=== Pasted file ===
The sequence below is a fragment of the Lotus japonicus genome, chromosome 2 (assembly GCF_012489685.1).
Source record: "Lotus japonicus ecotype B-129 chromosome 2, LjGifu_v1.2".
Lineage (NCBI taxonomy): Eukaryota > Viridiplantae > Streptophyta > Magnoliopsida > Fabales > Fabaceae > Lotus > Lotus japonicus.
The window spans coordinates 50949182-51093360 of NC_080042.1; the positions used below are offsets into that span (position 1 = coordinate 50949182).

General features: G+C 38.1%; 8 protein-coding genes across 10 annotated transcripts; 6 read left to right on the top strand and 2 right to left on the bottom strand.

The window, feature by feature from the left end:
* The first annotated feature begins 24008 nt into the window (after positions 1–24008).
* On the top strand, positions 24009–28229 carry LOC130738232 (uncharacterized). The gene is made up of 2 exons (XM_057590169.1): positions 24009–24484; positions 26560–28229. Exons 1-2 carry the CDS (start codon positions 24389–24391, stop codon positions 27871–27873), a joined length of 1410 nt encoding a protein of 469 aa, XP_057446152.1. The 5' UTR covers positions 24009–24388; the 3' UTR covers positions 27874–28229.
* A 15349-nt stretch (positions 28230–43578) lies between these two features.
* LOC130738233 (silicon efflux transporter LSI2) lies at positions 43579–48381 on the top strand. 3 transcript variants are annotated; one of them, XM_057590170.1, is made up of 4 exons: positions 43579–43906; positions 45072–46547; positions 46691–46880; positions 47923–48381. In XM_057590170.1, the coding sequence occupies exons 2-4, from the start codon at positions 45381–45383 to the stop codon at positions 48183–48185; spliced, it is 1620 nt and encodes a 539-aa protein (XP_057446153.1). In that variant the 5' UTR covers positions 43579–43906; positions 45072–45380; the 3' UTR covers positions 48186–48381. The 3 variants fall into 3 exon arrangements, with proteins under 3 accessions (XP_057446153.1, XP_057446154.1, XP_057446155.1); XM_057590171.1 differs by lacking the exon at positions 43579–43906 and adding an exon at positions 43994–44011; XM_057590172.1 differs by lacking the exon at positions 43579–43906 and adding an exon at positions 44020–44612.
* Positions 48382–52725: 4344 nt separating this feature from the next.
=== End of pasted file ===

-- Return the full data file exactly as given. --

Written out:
The sequence below is a fragment of the Lotus japonicus genome, chromosome 2 (assembly GCF_012489685.1).
Source record: "Lotus japonicus ecotype B-129 chromosome 2, LjGifu_v1.2".
Lineage (NCBI taxonomy): Eukaryota > Viridiplantae > Streptophyta > Magnoliopsida > Fabales > Fabaceae > Lotus > Lotus japonicus.
The window spans coordinates 50949182-51093360 of NC_080042.1; the positions used below are offsets into that span (position 1 = coordinate 50949182).

General features: G+C 38.1%; 8 protein-coding genes across 10 annotated transcripts; 6 read left to right on the top strand and 2 right to left on the bottom strand.

The window, feature by feature from the left end:
* The first annotated feature begins 24008 nt into the window (after positions 1–24008).
* On the top strand, positions 24009–28229 carry LOC130738232 (uncharacterized). The gene is made up of 2 exons (XM_057590169.1): positions 24009–24484; positions 26560–28229. Exons 1-2 carry the CDS (start codon positions 24389–24391, stop codon positions 27871–27873), a joined length of 1410 nt encoding a protein of 469 aa, XP_057446152.1. The 5' UTR covers positions 24009–24388; the 3' UTR covers positions 27874–28229.
* A 15349-nt stretch (positions 28230–43578) lies between these two features.
* LOC130738233 (silicon efflux transporter LSI2) lies at positions 43579–48381 on the top strand. 3 transcript variants are annotated; one of them, XM_057590170.1, is made up of 4 exons: positions 43579–43906; positions 45072–46547; positions 46691–46880; positions 47923–48381. In XM_057590170.1, the coding sequence occupies exons 2-4, from the start codon at positions 45381–45383 to the stop codon at positions 48183–48185; spliced, it is 1620 nt and encodes a 539-aa protein (XP_057446153.1). In that variant the 5' UTR covers positions 43579–43906; positions 45072–45380; the 3' UTR covers positions 48186–48381. The 3 variants fall into 3 exon arrangements, with proteins under 3 accessions (XP_057446153.1, XP_057446154.1, XP_057446155.1); XM_057590171.1 differs by lacking the exon at positions 43579–43906 and adding an exon at positions 43994–44011; XM_057590172.1 differs by lacking the exon at positions 43579–43906 and adding an exon at positions 44020–44612.
* Positions 48382–52725: 4344 nt separating this feature from the next.